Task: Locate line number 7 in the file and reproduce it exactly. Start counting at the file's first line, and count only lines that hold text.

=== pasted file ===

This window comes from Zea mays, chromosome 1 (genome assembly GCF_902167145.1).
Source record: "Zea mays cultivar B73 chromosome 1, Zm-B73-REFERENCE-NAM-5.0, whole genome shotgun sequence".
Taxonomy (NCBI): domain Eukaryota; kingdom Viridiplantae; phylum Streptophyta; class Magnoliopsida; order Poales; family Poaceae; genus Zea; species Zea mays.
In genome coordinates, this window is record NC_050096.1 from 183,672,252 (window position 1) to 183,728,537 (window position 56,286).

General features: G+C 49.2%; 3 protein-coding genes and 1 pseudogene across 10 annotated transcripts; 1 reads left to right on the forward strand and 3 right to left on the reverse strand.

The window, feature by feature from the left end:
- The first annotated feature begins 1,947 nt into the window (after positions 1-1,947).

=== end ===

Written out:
- The first annotated feature begins 1,947 nt into the window (after positions 1-1,947).